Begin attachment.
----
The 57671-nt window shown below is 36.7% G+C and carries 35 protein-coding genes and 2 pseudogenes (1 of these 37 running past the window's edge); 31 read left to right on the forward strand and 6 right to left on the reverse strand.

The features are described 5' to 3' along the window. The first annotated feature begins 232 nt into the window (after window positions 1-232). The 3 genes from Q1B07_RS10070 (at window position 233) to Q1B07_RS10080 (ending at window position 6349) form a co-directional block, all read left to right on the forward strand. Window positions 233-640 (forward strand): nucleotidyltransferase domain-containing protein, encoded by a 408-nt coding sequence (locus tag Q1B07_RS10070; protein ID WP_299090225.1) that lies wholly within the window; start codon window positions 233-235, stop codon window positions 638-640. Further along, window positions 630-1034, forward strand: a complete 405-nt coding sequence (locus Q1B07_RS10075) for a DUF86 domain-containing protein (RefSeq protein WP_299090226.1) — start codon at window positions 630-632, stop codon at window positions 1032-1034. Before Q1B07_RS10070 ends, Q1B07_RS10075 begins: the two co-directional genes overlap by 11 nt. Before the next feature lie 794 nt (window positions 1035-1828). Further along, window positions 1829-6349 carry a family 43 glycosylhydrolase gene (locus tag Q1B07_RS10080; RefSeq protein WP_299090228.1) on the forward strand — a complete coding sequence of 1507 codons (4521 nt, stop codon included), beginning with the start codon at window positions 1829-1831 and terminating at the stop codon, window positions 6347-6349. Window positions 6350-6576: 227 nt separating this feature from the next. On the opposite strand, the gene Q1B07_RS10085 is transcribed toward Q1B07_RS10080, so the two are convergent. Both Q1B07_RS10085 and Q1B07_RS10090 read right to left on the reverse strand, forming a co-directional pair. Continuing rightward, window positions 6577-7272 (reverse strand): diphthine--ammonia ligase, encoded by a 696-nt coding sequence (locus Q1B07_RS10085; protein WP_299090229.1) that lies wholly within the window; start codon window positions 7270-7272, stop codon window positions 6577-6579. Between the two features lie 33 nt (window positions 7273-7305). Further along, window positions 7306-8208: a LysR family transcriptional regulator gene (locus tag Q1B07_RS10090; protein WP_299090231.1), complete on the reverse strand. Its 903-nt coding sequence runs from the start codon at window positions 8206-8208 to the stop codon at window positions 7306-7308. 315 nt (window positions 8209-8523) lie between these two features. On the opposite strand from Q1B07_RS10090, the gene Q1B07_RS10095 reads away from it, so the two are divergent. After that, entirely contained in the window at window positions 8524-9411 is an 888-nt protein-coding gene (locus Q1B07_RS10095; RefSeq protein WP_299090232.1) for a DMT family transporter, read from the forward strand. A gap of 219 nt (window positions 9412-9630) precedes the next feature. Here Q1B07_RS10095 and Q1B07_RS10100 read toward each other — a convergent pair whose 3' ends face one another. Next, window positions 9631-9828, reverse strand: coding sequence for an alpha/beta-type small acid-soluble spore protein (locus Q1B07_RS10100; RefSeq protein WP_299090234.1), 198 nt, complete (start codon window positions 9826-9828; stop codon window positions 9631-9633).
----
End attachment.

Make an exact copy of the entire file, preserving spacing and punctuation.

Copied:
The 57671-nt window shown below is 36.7% G+C and carries 35 protein-coding genes and 2 pseudogenes (1 of these 37 running past the window's edge); 31 read left to right on the forward strand and 6 right to left on the reverse strand.

The features are described 5' to 3' along the window. The first annotated feature begins 232 nt into the window (after window positions 1-232). The 3 genes from Q1B07_RS10070 (at window position 233) to Q1B07_RS10080 (ending at window position 6349) form a co-directional block, all read left to right on the forward strand. Window positions 233-640 (forward strand): nucleotidyltransferase domain-containing protein, encoded by a 408-nt coding sequence (locus tag Q1B07_RS10070; protein ID WP_299090225.1) that lies wholly within the window; start codon window positions 233-235, stop codon window positions 638-640. Further along, window positions 630-1034, forward strand: a complete 405-nt coding sequence (locus Q1B07_RS10075) for a DUF86 domain-containing protein (RefSeq protein WP_299090226.1) — start codon at window positions 630-632, stop codon at window positions 1032-1034. Before Q1B07_RS10070 ends, Q1B07_RS10075 begins: the two co-directional genes overlap by 11 nt. Before the next feature lie 794 nt (window positions 1035-1828). Further along, window positions 1829-6349 carry a family 43 glycosylhydrolase gene (locus tag Q1B07_RS10080; RefSeq protein WP_299090228.1) on the forward strand — a complete coding sequence of 1507 codons (4521 nt, stop codon included), beginning with the start codon at window positions 1829-1831 and terminating at the stop codon, window positions 6347-6349. Window positions 6350-6576: 227 nt separating this feature from the next. On the opposite strand, the gene Q1B07_RS10085 is transcribed toward Q1B07_RS10080, so the two are convergent. Both Q1B07_RS10085 and Q1B07_RS10090 read right to left on the reverse strand, forming a co-directional pair. Continuing rightward, window positions 6577-7272 (reverse strand): diphthine--ammonia ligase, encoded by a 696-nt coding sequence (locus Q1B07_RS10085; protein WP_299090229.1) that lies wholly within the window; start codon window positions 7270-7272, stop codon window positions 6577-6579. Between the two features lie 33 nt (window positions 7273-7305). Further along, window positions 7306-8208: a LysR family transcriptional regulator gene (locus tag Q1B07_RS10090; protein WP_299090231.1), complete on the reverse strand. Its 903-nt coding sequence runs from the start codon at window positions 8206-8208 to the stop codon at window positions 7306-7308. 315 nt (window positions 8209-8523) lie between these two features. On the opposite strand from Q1B07_RS10090, the gene Q1B07_RS10095 reads away from it, so the two are divergent. After that, entirely contained in the window at window positions 8524-9411 is an 888-nt protein-coding gene (locus Q1B07_RS10095; RefSeq protein WP_299090232.1) for a DMT family transporter, read from the forward strand. A gap of 219 nt (window positions 9412-9630) precedes the next feature. Here Q1B07_RS10095 and Q1B07_RS10100 read toward each other — a convergent pair whose 3' ends face one another. Next, window positions 9631-9828, reverse strand: coding sequence for an alpha/beta-type small acid-soluble spore protein (locus Q1B07_RS10100; RefSeq protein WP_299090234.1), 198 nt, complete (start codon window positions 9826-9828; stop codon window positions 9631-9633).